Vaccine Technologies

© Fraunhofer IZI

The unit develops diagnostic assays and prevention strategies for infectious diseases, in human and veterinary medicine. A strong focus is on zoonoses and (re-)emerging viral infections. All state-of-the-art methods in virology, microbiology, molecular biology and immunology are well established, and the unit includes a BSL-3 laboratory with animal facility. Pathogens worked on in the lab include, among others, flaviviruses (West Nile virus, dengue virus, Zika virus), Influenza, PRRSV, and spore-forming bacteria. In addition, methods for the control of ectoparasites are being developed.

In order to inactivate pathogens for vaccines or other applications, we are developing a novel irradiation technology, together with three other Fraunhofer Institutes. Project partners include pharmaceutical and diagnostic companies as well as funding organizations such as the Bill and Melinda Gates Foundation.

Areas of Operation

Here you can find out more about our areas of operation.

Partners

We work closely with partners from science and industry. Find out more here.

Projects

Here we show you a selection of current projects.

Publications

Here you will find an overview of all publications that have emerged from the research work of our unit.

 

From 2011–2014 the unit was coordinating the EU (FP7) research consortium "WINGS: West Nile Integrated Shield Project: Epidemiology, Diagnosis and Prevention of West Nile Virus in Europe"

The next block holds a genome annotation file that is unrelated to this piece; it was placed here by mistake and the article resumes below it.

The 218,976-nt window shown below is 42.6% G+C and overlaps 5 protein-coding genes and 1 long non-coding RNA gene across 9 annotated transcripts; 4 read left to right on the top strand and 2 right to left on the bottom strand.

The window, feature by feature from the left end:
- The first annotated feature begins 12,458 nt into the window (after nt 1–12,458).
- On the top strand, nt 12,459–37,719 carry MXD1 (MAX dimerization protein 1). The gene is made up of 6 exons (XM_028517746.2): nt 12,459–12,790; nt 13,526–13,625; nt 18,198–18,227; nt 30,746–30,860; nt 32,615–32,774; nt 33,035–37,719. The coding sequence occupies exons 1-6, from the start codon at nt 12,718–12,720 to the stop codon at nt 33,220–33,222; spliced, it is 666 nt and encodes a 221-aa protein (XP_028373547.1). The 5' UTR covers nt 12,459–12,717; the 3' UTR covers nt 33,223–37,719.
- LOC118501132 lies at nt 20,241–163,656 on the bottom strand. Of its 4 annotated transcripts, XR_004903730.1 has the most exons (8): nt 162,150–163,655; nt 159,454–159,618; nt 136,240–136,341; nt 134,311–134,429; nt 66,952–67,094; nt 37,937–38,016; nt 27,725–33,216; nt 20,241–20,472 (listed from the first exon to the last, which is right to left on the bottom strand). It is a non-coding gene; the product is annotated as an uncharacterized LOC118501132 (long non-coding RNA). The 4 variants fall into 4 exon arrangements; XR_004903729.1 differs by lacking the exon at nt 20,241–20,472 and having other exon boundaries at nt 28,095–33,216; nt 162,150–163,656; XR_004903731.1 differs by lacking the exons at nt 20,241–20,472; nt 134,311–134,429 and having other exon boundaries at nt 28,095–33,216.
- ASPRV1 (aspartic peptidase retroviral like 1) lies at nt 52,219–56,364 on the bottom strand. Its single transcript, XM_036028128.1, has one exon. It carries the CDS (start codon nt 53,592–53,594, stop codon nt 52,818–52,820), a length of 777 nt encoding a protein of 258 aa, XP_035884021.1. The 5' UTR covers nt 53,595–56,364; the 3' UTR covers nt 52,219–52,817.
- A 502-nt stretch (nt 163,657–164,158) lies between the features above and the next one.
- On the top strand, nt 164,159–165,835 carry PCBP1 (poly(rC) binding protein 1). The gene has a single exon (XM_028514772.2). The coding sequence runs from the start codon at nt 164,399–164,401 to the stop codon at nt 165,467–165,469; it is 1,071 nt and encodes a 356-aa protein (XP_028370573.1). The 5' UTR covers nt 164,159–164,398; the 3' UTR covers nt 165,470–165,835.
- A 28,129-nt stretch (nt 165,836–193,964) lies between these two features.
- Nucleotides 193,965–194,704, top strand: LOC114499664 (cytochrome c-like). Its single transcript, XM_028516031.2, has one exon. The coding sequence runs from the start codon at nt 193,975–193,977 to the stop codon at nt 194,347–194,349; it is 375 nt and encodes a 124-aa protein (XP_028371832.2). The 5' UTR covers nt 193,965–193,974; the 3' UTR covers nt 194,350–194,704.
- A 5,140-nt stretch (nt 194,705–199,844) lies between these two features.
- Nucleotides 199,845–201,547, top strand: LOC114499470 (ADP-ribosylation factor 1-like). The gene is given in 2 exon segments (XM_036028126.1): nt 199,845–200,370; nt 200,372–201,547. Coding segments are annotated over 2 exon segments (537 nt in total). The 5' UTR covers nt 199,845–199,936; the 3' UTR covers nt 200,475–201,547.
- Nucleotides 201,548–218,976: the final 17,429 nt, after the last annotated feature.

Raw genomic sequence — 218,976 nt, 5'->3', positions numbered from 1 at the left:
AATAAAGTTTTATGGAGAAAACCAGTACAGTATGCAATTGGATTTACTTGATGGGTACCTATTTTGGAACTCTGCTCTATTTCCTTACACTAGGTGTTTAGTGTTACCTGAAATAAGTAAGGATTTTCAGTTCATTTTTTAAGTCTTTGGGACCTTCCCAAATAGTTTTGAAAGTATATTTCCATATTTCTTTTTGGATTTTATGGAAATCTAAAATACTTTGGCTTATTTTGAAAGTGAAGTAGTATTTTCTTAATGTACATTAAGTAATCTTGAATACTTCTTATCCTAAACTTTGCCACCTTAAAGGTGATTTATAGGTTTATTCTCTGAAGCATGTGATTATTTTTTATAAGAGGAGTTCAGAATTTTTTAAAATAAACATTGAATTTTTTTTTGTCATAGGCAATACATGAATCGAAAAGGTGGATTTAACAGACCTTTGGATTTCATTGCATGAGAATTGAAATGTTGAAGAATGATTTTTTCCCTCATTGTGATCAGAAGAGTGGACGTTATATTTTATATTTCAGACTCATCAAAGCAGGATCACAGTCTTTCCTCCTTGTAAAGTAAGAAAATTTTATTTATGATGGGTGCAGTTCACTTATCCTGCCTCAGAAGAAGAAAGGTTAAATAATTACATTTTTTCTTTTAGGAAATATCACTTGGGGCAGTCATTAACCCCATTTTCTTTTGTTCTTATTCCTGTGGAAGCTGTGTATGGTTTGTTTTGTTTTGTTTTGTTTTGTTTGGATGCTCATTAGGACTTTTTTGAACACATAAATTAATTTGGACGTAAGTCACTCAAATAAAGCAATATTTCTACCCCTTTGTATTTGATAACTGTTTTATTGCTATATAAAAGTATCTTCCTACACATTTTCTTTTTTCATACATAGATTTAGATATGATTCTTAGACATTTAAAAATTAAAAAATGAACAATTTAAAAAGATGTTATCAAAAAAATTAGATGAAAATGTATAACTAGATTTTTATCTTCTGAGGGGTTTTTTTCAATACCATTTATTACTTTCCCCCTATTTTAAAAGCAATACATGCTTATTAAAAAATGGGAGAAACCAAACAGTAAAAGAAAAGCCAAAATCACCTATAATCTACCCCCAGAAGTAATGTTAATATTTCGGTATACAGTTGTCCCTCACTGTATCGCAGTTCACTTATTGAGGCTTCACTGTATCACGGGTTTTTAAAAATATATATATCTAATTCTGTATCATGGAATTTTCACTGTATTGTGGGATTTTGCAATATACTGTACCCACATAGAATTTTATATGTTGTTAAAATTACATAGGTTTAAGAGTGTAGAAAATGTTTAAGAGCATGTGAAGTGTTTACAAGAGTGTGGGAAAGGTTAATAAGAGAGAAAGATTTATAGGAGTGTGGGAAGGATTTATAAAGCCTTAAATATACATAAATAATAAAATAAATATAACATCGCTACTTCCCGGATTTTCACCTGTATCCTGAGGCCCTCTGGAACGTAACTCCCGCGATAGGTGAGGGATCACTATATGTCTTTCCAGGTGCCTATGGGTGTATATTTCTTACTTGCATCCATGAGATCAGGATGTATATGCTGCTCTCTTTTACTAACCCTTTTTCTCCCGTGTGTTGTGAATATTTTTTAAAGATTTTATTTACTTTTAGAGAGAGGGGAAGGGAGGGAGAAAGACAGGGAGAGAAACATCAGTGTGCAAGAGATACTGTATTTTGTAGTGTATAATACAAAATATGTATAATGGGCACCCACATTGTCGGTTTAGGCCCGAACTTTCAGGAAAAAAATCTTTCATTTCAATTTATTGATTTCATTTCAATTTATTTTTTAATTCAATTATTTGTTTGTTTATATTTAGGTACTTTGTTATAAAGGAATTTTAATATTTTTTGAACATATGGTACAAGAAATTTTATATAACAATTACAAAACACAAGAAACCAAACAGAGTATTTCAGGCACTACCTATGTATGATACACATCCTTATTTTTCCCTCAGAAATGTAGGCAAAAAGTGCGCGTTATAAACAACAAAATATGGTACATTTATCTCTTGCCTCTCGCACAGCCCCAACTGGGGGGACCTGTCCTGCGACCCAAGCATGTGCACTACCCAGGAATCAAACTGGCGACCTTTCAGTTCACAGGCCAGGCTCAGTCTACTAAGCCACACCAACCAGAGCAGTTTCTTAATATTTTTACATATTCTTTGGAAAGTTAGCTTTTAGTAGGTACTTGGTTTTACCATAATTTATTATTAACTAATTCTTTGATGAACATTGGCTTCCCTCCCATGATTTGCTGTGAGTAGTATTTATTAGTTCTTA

Press Release

 

New procedure for manufacturing safe and effective vaccines

Press release, November 3, 2016: 

 

Fertey J, Bayer L, Grunwald T, Pohl A, Beckmann J, Gotzmann G, Casado JP, Schönfelder J, Rögner FH, Wetzel C, Thoma M, Bailer SM, Hiller E, Rupp S, Ulbert S. Pathogens Inactivated by Low-Energy-Electron Irradiation Maintain Antigenic Properties and Induce Protective Immune Responses. Viruses 2016, 8(11), 319; DOI: dx.doi.org/10.3390/v8110319

Q-GAPS

The Vaccine Technology Unit is part of the Q fever German Interdisciplinary Program for Research (Q-GAPS). The BMBF funded consortium Q-GAPS has committed itself to investigate unsolved questions relating to the epidemiology, immunology, pathogenesis, surveillance and control of Coxiella burnetii.